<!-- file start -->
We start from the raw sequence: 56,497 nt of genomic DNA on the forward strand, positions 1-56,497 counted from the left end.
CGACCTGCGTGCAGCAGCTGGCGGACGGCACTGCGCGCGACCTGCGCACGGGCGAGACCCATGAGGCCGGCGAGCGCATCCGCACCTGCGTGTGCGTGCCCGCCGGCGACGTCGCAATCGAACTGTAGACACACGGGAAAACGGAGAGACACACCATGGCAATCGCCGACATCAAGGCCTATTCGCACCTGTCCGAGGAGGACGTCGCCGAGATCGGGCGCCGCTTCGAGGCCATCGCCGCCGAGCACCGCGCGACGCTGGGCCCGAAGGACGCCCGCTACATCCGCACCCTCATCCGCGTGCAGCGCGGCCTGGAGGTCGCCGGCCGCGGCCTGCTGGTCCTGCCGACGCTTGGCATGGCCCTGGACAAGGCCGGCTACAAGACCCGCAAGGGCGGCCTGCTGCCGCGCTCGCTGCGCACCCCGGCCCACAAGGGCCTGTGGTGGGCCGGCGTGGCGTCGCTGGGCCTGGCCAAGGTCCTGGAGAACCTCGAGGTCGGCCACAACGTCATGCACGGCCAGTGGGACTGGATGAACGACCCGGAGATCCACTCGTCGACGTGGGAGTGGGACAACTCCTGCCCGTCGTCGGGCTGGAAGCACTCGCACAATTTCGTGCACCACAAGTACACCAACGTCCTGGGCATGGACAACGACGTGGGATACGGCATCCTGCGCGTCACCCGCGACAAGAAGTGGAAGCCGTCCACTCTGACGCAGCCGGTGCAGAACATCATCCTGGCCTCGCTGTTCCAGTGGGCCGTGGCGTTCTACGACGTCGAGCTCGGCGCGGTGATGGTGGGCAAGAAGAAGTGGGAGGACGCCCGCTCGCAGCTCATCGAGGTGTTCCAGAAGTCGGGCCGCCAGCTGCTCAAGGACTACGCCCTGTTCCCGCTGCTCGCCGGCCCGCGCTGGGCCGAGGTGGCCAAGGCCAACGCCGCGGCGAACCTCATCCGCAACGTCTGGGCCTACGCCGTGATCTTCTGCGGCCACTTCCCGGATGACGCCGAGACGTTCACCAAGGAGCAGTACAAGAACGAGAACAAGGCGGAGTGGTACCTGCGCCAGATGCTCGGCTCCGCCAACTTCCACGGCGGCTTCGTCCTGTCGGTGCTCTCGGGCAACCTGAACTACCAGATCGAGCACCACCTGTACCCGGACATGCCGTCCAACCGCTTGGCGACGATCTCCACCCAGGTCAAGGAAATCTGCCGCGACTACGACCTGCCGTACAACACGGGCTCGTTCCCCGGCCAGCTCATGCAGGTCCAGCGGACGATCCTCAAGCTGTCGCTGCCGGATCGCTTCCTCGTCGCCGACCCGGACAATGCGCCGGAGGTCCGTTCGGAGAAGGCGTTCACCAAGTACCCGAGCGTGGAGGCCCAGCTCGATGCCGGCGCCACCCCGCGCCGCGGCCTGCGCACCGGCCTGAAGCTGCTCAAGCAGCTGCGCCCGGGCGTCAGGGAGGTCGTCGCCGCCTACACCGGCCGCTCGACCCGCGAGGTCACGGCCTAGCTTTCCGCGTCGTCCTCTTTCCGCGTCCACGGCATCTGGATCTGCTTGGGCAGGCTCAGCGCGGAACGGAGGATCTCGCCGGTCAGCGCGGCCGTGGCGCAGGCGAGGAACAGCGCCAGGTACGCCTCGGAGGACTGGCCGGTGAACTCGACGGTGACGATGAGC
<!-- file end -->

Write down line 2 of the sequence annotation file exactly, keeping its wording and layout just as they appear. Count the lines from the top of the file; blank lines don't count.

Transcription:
CGACCTGCGTGCAGCAGCTGGCGGACGGCACTGCGCGCGACCTGCGCACGGGCGAGACCCATGAGGCCGGCGAGCGCATCCGCACCTGCGTGTGCGTGCCCGCCGGCGACGTCGCAATCGAACTGTAGACACACGGGAAAACGGAGAGACACACCATGGCAATCGCCGACATCAAGGCCTATTCGCACCTGTCCGAGGAGGACGTCGCCGAGATCGGGCGCCGCTTCGAGGCCATCGCCGCCGAGCACCGCGCGACGCTGGGCCCGAAGGACGCCCGCTACATCCGCACCCTCATCCGCGTGCAGCGCGGCCTGGAGGTCGCCGGCCGCGGCCTGCTGGTCCTGCCGACGCTTGGCATGGCCCTGGACAAGGCCGGCTACAAGACCCGCAAGGGCGGCCTGCTGCCGCGCTCGCTGCGCACCCCGGCCCACAAGGGCCTGTGGTGGGCCGGCGTGGCGTCGCTGGGCCTGGCCAAGGTCCTGGAGAACCTCGAGGTCGGCCACAACGTCATGCACGGCCAGTGGGACTGGATGAACGACCCGGAGATCCACTCGTCGACGTGGGAGTGGGACAACTCCTGCCCGTCGTCGGGCTGGAAGCACTCGCACAATTTCGTGCACCACAAGTACACCAACGTCCTGGGCATGGACAACGACGTGGGATACGGCATCCTGCGCGTCACCCGCGACAAGAAGTGGAAGCCGTCCACTCTGACGCAGCCGGTGCAGAACATCATCCTGGCCTCGCTGTTCCAGTGGGCCGTGGCGTTCTACGACGTCGAGCTCGGCGCGGTGATGGTGGGCAAGAAGAAGTGGGAGGACGCCCGCTCGCAGCTCATCGAGGTGTTCCAGAAGTCGGGCCGCCAGCTGCTCAAGGACTACGCCCTGTTCCCGCTGCTCGCCGGCCCGCGCTGGGCCGAGGTGGCCAAGGCCAACGCCGCGGCGAACCTCATCCGCAACGTCTGGGCCTACGCCGTGATCTTCTGCGGCCACTTCCCGGATGACGCCGAGACGTTCACCAAGGAGCAGTACAAGAACGAGAACAAGGCGGAGTGGTACCTGCGCCAGATGCTCGGCTCCGCCAACTTCCACGGCGGCTTCGTCCTGTCGGTGCTCTCGGGCAACCTGAACTACCAGATCGAGCACCACCTGTACCCGGACATGCCGTCCAACCGCTTGGCGACGATCTCCACCCAGGTCAAGGAAATCTGCCGCGACTACGACCTGCCGTACAACACGGGCTCGTTCCCCGGCCAGCTCATGCAGGTCCAGCGGACGATCCTCAAGCTGTCGCTGCCGGATCGCTTCCTCGTCGCCGACCCGGACAATGCGCCGGAGGTCCGTTCGGAGAAGGCGTTCACCAAGTACCCGAGCGTGGAGGCCCAGCTCGATGCCGGCGCCACCCCGCGCCGCGGCCTGCGCACCGGCCTGAAGCTGCTCAAGCAGCTGCGCCCGGGCGTCAGGGAGGTCGTCGCCGCCTACACCGGCCGCTCGACCCGCGAGGTCACGGCCTAGCTTTCCGCGTCGTCCTCTTTCCGCGTCCACGGCATCTGGATCTGCTTGGGCAGGCTCAGCGCGGAACGGAGGATCTCGCCGGTCAGCGCGGCCGTGGCGCAGGCGAGGAACAGCGCCAGGTACGCCTCGGAGGACTGGCCGGTGAACTCGACGGTGACGATGAGC